Affrilachian Poet Makalani Bandele on the “Wild, Poetic Line”

Poet Makalani Bandele will read Saturday Nov. 10 at 4pm @A Reader’s Corner (2044 Frankfort Ave. Louisville, KY 40206) with Merle Bachman and Sonja de Vries. Keep Louisville Literary caught up with Mak to ask about his jazz poetic and life as an Affrilachian poet:

Keep Louisville Literary: Some of your poems explore African-American history with jazz inspired lines. The resulting poems, in my opinion, carry the reader through stories and emotions the same way that listeners were and still are taken on journeys by Louis Armstrong, Duke Ellington, Fats Waller and other jazz greats. Could you tell us about your unique poetic?

Makalani Bandele: First and foremost, I craft poems that are in dialogue with a great tradition, poets I reach for: Rita Dove, Amiri Baraka, Ed Roberson, Carl Phillips, Hart Crane, Robert Hayden, Pablo  Neruda, Claudia Rankine, T. S. Eliot, Richard Hugo, Ezra Pound, James Wright, John Ashbery, Theodore Roethke, Bruce Smith, Lucille Clifton, Sylvia Plath, Emily Dickinson, Frank Bidart, Gwendolyn Brooks, Honoree Fanonne Jeffers, Stephen Jonas, Federico Garcia Lorca, Audre Lorde, Tyehimba Jess. My poems come out of books more than my life. Of course what I see, feel and experience work themselves into the poems, however I strive to make my experience relevant, relevant to the larger things like the Middle Passage, sexism, poverty, or global warming.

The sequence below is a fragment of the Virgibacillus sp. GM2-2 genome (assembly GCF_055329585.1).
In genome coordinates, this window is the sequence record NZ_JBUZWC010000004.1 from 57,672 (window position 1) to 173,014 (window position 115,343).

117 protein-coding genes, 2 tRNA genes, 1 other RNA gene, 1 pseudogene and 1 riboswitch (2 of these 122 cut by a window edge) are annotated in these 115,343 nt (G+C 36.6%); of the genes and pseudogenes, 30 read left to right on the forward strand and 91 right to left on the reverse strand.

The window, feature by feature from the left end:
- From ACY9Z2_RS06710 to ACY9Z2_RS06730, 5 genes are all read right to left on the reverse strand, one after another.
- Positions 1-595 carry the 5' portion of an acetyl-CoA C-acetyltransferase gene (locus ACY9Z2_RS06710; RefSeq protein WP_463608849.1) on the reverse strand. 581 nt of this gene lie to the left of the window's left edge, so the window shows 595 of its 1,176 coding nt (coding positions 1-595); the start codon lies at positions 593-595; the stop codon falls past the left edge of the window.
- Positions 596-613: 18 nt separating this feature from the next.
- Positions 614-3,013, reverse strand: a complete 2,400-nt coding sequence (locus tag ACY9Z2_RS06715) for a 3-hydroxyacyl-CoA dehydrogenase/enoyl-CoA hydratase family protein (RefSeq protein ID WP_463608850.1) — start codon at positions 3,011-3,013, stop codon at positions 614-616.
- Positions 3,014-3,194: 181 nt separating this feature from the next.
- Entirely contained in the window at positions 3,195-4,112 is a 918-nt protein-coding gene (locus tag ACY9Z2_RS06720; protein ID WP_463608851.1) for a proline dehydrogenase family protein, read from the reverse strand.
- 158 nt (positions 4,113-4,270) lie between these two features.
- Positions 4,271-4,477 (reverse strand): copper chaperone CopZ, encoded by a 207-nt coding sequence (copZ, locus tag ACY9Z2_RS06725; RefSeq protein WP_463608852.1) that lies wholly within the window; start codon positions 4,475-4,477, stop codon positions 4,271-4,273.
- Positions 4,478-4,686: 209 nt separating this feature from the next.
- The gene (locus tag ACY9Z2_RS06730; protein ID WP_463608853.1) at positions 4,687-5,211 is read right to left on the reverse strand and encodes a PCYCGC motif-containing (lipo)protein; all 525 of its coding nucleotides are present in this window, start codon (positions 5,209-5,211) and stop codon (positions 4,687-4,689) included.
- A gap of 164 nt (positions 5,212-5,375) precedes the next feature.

Second, from a young age I was bathed in the twin African-American traditions of orality and music. From a child, I have been enamored with the art of storytelling, the linguistic inventiveness and musicality of African-American expression I heard in my home and in the streets. I also developed an intimate connection to African-American music as a child listening to the Hard Bop and rhythm & blues music of my parents, and the funk, hip hop and 70’s Soul music of my older sister. So, my poetics are largely made up of an experiment to capture and contain the nuances of an African American worldview, as well as the arts of African American speech and music within a wild, poetic line. I am concerned with how to write poems that are as imaginative and musical, that is to say funky, as they can be. This translates into poems rhythmically or sonically interesting, but also funky in how ideas or a collage of images might excite the reader’s imagination to dance or heart to melt.